JSW Steel Q3 net down 18 percent, below expectations

MUMBAI Mon Jan 28, 2013 4:21pm IST

Labourers work on steel pipes at a construction site of an overhead flyover in Chennai January 21, 2010. REUTERS/Babu/Files

Labourers work on steel pipes at a construction site of an overhead flyover in Chennai January 21, 2010.

Credit: Reuters/Babu/Files

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MUMBAI (Reuters) - JSW Steel Ltd(JSTL.NS), India's No.3 steelmaker, posted a lower-than-expected quarterly net profit as higher raw material costs due to shortage of iron ore supplies, and foreign exchange losses hurt growth.

The company, in which Japanese steelmaker JFE Holdings Inc (5411.T) owns a 15 percent stake, reported net profit of 1.37 billion rupees on standalone basis for the fiscal third quarter ended December, down 18 percent from a year earlier.

Net sales rose 5 percent from a year earlier to 82.75 billion rupees. The company did not immediately disclose consolidated results, that include numbers from its subsidiary JSW Ispat (JSWI.NS).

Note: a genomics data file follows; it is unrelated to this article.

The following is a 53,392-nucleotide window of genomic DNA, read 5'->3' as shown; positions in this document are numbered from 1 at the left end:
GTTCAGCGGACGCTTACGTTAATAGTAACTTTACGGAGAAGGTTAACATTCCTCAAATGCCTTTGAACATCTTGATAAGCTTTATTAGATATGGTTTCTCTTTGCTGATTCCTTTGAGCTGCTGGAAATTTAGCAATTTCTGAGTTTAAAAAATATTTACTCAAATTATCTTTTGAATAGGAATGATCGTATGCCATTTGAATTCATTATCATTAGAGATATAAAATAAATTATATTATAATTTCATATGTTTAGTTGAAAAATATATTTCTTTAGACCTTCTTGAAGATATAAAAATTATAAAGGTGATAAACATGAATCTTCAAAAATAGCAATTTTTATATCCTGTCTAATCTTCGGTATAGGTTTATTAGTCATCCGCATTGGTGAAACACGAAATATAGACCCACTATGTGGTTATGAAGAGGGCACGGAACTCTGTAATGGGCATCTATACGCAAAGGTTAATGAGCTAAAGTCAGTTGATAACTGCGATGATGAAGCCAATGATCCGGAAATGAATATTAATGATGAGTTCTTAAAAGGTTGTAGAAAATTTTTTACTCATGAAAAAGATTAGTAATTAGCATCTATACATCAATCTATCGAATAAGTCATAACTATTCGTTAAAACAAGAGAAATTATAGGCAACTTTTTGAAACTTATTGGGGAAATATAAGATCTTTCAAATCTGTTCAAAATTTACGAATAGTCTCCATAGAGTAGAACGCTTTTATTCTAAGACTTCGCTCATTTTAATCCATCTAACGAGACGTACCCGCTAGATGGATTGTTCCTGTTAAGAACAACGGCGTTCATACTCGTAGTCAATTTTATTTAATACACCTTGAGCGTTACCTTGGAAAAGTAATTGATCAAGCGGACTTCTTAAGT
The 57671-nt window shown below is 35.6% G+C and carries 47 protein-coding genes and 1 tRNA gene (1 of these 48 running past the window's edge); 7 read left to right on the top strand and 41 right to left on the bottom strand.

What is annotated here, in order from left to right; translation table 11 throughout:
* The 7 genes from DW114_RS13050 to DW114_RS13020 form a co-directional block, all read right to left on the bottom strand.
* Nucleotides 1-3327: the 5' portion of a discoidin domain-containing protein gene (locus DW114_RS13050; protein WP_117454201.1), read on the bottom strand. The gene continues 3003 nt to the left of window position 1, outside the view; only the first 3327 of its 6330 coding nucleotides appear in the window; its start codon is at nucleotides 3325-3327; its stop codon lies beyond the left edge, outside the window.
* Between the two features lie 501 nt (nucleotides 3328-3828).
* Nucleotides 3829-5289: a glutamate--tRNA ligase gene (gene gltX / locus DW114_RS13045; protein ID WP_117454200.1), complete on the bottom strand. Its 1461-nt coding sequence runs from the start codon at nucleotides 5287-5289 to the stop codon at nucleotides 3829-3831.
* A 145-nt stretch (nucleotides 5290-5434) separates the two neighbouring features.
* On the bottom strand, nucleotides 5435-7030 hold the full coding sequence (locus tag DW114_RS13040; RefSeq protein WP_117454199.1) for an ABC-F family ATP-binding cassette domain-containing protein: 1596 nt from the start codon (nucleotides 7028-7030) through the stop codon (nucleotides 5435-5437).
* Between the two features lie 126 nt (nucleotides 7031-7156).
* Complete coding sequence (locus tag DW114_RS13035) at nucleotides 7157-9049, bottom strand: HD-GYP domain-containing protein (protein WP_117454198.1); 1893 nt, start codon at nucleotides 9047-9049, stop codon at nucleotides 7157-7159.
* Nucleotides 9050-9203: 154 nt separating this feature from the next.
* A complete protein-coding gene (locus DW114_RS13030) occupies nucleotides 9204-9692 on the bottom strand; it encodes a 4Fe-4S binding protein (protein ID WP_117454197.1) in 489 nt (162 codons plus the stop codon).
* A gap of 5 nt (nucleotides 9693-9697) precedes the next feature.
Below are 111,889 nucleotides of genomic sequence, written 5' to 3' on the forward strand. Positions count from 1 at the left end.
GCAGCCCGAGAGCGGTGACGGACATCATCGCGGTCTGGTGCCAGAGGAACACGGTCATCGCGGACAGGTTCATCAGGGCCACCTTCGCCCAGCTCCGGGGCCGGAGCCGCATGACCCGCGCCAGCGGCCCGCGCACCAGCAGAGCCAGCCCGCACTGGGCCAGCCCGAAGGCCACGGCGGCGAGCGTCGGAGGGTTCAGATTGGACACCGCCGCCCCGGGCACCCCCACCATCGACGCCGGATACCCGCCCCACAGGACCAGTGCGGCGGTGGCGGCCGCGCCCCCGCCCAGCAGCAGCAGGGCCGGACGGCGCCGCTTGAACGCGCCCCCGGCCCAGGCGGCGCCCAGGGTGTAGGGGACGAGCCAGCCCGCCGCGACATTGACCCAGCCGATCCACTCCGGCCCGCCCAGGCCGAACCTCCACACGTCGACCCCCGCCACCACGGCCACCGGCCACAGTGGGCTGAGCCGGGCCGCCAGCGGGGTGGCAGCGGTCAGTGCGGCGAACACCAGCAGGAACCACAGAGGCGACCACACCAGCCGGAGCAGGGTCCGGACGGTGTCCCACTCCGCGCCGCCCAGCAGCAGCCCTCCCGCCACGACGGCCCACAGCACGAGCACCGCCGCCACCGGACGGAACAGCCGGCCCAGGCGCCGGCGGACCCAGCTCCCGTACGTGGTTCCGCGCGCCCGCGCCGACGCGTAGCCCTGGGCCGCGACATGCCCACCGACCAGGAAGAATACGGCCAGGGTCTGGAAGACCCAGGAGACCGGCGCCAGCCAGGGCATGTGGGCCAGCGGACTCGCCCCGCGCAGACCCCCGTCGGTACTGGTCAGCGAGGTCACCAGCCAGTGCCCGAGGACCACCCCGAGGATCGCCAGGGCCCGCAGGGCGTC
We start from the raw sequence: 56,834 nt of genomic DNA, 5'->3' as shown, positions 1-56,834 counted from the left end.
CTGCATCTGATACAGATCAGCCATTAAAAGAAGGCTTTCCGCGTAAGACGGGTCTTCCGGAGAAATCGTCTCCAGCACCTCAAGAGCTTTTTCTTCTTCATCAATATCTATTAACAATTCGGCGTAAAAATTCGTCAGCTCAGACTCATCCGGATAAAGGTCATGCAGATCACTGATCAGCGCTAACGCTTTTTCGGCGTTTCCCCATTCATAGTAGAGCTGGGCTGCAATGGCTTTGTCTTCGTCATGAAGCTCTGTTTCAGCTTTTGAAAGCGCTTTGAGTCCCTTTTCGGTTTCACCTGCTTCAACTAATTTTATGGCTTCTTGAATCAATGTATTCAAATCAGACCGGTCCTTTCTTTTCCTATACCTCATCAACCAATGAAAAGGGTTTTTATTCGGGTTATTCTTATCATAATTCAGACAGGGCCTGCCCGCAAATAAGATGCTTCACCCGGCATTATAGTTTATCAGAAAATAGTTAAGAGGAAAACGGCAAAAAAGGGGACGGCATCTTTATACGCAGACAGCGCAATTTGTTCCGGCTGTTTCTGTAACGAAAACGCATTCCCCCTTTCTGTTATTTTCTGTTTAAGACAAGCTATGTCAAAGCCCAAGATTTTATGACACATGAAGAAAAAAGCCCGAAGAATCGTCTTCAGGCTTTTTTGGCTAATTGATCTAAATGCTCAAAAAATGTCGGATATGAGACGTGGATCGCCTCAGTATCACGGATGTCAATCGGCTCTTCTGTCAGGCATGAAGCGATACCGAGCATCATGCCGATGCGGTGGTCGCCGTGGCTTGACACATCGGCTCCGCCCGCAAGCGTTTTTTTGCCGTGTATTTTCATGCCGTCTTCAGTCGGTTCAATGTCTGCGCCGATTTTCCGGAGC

Analysts had expected JSW Steel to post a standalone net profit of 3.1 billion rupees, according to Thomson Reuters data.

The steelmaker blamed the lower profits on shortage of ore supplies and said profits were also dragged down after exceptional charges, including a 2.7 billion-rupee foreign exchange loss due to a weak rupee, and another 600 million rupees write-down on its investment in a U.S. plate mill.

Production at JSW Steel's 10-million-tonne Vijayanagar plant in the southern state of Karnataka has been affected since August 2011 after India's top court put a ban on mining in the state due to illegalities in some mines.

JSW, which buys its entire iron ore requirement locally, has been forced to pay higher prices for the key raw material at e-auctions sanctioned by India's top court.

Indian steel demand has been growing at near double-digits over the past few years, pushing local firms to boost capacity and drawing global steelmakers, but consumption has slowed in recent quarters as economic growth in the country eases.

Globally, steelmakers are struggling with the debt crisis in Europe, weak growth in Japan and a slower pace of expansion in China, the world's largest producer and consumer.

Shares in JSW Steel, valued at $3.6 billion, closed 0.7 percent higher in a flat Mumbai market.

(Reporting by Prashant Mehra; Editing by Matt Driskill and Muralikumar Anantharaman)

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